Thursday, December 19, 2013

A Gift To Savour

Blend of Tea is happy to announce that for all orders received between now and December 31, 2013, we will be adding a token gift from our side. We ship almost anywhere in India and at no extra cost. Do read more about this festive offer at Subho's Jejune Diet

Monday, April 22, 2013

A Spot of Tea?

Most of us drink tea because we love it. But there are a zillion other reasons that people drink tea. Manual laborers drink tea for the stimulation, poets drink tea to keep the imagination lubricated, while the aristocracy drinks tea to sooth their anxieties, whatever that means.

Set out writing this post to alert you on the low stock of Angel's Catalyst, our premium white tea, but saw something and got waylaid. Green Living AZ ( has come up with a nightie (please read that as nifty) infographic that captures some of the essential facts about tea. Thought you guys would enjoy it.

Sunday, April 14, 2013

Tea and Feminism

A piece of information that will surely interest you (if not surprise you) in the context of entire societies grappling with the basics of gender equality.

fine tea online in india -
My blogging friends in Hyderabad

Tea drinking as a global phenomenon (tea is the second highest consumed drink in the world; the highest is water) is less than two hundred years old. When it was introduced in Great Britain, it was largely a drink of the nobility.

Poor Irish women who drank tea in the 19th century might as well have been chugging a bottle of whiskey. Critics viewed the provocative kettle as stifling to their country’s economic growth and the tea-chugging habit as reckless and uncontrollable. Tea was a waste of time and money, luring working girls away from their never ending husband and home-tending duties.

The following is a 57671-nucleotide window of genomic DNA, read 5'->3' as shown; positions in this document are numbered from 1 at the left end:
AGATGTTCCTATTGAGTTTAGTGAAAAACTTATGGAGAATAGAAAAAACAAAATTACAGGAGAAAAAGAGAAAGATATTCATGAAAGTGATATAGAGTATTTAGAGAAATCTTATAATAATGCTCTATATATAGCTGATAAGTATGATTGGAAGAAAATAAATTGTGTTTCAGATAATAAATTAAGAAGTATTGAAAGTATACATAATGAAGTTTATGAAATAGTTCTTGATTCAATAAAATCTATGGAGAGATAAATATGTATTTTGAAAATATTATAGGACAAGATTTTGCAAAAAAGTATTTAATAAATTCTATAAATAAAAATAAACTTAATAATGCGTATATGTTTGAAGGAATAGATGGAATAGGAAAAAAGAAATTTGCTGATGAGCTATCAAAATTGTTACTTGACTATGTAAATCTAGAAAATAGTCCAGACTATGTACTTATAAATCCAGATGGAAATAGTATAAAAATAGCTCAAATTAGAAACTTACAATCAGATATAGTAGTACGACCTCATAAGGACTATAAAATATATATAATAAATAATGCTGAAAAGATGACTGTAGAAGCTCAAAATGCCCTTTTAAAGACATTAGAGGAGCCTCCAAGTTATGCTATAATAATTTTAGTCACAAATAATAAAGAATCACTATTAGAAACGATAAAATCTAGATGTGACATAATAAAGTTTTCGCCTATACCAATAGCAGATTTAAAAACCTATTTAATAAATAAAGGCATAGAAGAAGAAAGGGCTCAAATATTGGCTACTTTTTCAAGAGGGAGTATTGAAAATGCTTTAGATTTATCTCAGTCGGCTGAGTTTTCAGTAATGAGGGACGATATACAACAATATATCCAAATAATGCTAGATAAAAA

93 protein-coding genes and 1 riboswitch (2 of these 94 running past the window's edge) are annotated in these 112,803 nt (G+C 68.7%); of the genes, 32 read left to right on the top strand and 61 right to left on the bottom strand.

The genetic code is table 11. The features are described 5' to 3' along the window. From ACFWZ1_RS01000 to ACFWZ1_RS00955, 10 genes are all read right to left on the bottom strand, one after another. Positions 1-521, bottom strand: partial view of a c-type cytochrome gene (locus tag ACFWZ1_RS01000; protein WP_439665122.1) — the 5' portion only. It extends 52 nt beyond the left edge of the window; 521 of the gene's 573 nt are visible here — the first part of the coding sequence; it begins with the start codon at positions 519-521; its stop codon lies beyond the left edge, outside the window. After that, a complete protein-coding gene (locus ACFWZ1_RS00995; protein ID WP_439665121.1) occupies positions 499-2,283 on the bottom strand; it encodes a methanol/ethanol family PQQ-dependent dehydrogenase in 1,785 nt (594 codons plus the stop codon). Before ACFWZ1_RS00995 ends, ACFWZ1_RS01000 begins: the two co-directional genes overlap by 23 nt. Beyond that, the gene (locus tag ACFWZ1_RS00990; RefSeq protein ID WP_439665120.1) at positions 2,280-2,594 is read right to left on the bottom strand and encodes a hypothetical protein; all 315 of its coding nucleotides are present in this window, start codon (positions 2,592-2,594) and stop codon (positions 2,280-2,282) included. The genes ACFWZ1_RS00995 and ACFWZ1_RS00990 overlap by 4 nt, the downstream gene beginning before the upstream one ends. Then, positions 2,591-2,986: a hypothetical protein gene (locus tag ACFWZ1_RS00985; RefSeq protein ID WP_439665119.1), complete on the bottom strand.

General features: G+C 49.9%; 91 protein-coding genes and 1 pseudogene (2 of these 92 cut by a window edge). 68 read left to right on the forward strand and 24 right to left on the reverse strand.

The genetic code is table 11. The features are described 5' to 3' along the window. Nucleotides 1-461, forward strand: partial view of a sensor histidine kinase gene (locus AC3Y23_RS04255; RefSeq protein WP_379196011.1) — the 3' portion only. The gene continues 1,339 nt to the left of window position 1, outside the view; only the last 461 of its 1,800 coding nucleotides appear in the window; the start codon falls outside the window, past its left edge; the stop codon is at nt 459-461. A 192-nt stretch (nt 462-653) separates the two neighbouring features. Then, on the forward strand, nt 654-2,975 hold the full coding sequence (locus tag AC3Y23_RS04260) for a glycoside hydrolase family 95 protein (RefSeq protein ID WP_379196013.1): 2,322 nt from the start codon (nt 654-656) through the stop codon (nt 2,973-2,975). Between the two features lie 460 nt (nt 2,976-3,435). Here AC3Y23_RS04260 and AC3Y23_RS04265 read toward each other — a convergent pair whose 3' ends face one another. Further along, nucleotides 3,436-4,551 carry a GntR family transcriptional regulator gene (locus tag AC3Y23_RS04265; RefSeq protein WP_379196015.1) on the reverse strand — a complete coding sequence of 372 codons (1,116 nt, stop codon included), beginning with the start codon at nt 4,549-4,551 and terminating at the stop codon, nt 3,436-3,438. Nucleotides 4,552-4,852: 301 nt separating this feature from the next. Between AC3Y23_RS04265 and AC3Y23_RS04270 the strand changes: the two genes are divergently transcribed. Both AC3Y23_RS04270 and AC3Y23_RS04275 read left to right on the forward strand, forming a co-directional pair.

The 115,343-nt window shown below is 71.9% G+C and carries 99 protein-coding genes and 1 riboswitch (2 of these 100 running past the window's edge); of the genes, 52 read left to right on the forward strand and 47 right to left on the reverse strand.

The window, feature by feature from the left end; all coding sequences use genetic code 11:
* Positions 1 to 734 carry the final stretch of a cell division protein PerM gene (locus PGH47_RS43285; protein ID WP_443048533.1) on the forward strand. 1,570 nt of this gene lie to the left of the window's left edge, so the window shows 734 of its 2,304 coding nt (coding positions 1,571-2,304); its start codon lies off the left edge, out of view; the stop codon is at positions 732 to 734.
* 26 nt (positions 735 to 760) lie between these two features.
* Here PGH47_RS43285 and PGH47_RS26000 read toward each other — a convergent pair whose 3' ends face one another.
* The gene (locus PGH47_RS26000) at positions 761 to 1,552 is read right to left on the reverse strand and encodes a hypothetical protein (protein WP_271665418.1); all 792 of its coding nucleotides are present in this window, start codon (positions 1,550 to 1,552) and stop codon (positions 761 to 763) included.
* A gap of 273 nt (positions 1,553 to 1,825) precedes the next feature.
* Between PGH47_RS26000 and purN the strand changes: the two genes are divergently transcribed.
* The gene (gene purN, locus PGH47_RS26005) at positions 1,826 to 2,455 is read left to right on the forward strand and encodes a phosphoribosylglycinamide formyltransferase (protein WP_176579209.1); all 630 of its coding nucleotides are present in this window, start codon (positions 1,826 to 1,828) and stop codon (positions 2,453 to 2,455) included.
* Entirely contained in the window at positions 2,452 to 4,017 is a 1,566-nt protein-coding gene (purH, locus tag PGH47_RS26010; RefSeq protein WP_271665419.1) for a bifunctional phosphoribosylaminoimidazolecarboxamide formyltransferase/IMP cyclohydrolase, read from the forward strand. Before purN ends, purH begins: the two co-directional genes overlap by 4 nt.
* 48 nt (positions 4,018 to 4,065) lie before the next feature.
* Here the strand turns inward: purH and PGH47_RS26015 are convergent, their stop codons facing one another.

See the whole story on the Smithsonian Magazine Blog.

Tea Leaf Prophecy: Joni Mitchell

A tea leaf prophecy made seven years ago came true over the last several months. The thinking behind our tea catalog and website for example.

Blend of Tea, the name, is an insider joke. And you are all insiders now. The concept of naming a catalog that lists only single estate whole leafs "Blend of Tea" came upon us one rainy afternoon when we were staying in Begumpet in a two room apartment. What we wanted to do was to highlight the interface that tea has with every aspect of our lives. Tea and art, tea and music, tea and poetry, tea and health - you get the idea. That was the source of our name, a blend of tea and ...

buy tea online in india -

The world of art and culture is replete with references to the magic of tea. Thought we would share some of our favorite ones here. This post is made of the lyrics from the Joni Mitchell classic about war and about how her parents met. The song first appeared on her 1988 album Chalk Mark in a Rainstorm. She went on to record it again with Herbie Hancock for his 2007 tribute to her, "River: The Joni Mitchell Letters." I have appended the post with the audio of that version for you to enjoy. Do share your thoughts in the comments.

Study war no more
Lay down your arms
Study war no more
Lay 'em down, lay 'em down now
Study war no more
Lay down your arms
Study war no more

Newsreels rattle the Nazi dread--
The able-bodied have shipped away--
Molly McGee gets her tea-leaves read--
You'll be married in a month they say
"These leaves are crazy!
Look at this town--there's no men left!
Just frail old boys and babies
Talking to teacher in the treble clef."

She plants her garden in the spring
She does the winter shoveling
Tokyo rose on the radio
She says she's leavin' but she don't go

Out of the blue, just passin' through
A young flight sergeant
On two weeks leave--
Says "Molly McGee, no one else will do!"
And seals the tea-leaf prophecy.
Oh these nights are strong and soft
Private passions and secret storms
Nothin' about him ticks her off
And he looks so cute in his uniform

She plants her garden in the spring
He does the winter shoveling
But summer's just a sneeze
In a long-long-bad-winter cold
She says, "I'm leavin' here" but she don't go"

"Sleep little darlin'!
This is your happy home
Hiroshima cannot be pardoned!
Don't have kids when you get grown.
Because, this world is shattered
The wise are mourning--
The fools are joking
Oh, what does it matter?
The wash needs ironing
And the fire needs stoking."

She plants her garden in the spring